The death contest

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Just found a chart in the Christian Century which shows that states with the death penalty have higher murder rates than states without.

In 2009: with – 5.26; without 3.90. That’s a 35% higher rate in death-penalty states. No doubt there are other factors, but this one at least makes you go “hmmmmm.”

4 thoughts on “The death contest

  1. Any study of the cultures of the different states? The U.S. is not a monolithic cultural entity, even if you only look at “mainstream” culture. My experience at Fielding, where faculty and students are spread out across the continental U.S. and Canada, has opened my eyes to the important cultural differences between regions. I think there’s a cultural reason why different states 1) have different murder rates and 2) have different stances on the death penalty. And what works in one cultural region might not work in another. In other words, let’s not assume that murder rates reflect the efficacy of using the death penalty. In death penalty states, the murder rate might go up if it were abolished. In non-death penalty states, the murder rate might go down further if it were implemented. “Might” being the operative word.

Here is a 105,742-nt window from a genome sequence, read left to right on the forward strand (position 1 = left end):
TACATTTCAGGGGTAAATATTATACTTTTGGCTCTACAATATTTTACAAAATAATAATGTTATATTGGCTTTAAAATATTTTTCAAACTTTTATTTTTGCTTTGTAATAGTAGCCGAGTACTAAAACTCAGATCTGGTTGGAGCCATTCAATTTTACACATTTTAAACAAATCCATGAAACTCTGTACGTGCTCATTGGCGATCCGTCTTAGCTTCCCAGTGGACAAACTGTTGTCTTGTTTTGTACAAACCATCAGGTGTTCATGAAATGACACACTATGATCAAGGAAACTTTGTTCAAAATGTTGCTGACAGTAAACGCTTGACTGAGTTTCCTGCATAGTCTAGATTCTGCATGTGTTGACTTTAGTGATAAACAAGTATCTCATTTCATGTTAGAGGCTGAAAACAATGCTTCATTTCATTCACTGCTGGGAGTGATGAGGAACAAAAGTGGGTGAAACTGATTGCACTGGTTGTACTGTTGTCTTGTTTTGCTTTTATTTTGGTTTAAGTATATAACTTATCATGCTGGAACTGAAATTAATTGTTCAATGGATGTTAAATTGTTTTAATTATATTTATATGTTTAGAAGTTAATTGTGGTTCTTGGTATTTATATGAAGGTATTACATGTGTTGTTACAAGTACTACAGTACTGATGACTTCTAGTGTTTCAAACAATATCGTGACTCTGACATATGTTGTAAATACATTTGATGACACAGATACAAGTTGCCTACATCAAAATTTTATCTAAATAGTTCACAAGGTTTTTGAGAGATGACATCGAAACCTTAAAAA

I am going to make an unproven assumption here by saying that states with the death penalty have cultures that are more violent, and the powers that be respond to their individual situations with more violent “solutions.”

    I think the question of the death penalty is a lot more complicated than a simple graph can communicate. I think Mark Twain was onto something when he said there were two kinds of lies — damn lies and statistics.

  2. I am opposed to the death penalty, but agree with Kim that I don’t believe a simple correlation can be drawn from that chart.

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